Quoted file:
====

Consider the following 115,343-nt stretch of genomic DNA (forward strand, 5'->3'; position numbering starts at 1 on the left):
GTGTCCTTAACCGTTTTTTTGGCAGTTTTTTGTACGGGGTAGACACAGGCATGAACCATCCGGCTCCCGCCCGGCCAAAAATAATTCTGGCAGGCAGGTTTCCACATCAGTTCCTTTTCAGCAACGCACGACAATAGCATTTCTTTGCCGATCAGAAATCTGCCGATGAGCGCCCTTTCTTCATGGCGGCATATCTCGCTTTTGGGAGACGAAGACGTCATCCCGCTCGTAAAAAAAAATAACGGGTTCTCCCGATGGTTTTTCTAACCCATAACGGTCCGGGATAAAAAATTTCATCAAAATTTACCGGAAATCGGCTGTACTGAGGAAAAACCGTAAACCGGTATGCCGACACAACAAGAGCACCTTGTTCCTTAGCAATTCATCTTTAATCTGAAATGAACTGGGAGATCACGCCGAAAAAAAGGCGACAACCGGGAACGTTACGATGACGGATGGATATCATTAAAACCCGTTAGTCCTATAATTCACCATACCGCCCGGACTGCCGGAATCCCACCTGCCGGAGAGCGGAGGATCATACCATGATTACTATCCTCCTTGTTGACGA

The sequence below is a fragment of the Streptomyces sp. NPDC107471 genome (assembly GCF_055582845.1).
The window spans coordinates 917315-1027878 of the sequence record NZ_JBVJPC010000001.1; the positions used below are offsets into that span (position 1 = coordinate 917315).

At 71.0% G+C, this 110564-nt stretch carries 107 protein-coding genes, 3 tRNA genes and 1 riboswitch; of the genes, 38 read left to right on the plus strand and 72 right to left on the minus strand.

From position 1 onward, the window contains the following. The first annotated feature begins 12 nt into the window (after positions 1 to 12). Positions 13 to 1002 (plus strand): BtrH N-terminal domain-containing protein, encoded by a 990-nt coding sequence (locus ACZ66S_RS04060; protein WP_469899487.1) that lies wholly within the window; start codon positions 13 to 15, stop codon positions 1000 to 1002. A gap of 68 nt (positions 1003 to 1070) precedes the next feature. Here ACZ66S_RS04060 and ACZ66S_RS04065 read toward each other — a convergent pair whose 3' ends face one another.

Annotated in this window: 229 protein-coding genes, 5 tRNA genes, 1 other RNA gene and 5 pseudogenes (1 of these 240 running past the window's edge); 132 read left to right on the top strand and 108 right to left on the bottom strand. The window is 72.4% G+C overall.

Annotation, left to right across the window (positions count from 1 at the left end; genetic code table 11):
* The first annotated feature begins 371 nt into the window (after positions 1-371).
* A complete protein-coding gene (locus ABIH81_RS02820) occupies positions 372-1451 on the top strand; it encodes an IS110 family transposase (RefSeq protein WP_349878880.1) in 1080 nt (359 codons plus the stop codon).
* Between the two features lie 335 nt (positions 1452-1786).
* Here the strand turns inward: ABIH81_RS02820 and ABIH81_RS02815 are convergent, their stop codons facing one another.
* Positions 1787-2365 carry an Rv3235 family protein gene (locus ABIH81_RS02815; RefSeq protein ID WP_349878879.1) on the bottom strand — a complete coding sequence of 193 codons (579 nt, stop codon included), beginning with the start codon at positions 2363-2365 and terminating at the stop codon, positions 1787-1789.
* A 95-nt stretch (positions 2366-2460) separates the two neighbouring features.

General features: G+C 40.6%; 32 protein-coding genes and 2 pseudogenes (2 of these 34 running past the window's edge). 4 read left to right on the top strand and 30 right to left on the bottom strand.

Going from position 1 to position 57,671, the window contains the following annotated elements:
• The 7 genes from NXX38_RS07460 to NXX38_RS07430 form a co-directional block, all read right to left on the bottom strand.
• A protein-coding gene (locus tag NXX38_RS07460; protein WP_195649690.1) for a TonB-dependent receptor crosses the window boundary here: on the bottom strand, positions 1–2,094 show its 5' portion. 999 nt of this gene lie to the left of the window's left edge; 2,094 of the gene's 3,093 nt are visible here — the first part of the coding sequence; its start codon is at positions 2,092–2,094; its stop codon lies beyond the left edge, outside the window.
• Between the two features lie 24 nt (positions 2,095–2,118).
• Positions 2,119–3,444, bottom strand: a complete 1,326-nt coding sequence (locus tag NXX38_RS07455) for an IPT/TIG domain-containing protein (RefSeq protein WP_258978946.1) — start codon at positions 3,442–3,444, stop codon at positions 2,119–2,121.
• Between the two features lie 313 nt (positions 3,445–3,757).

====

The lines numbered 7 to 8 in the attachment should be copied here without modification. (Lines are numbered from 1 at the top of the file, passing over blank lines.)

Annotated in this window: 229 protein-coding genes, 5 tRNA genes, 1 other RNA gene and 5 pseudogenes (1 of these 240 running past the window's edge); 132 read left to right on the top strand and 108 right to left on the bottom strand. The window is 72.4% G+C overall.

Annotation, left to right across the window (positions count from 1 at the left end; genetic code table 11):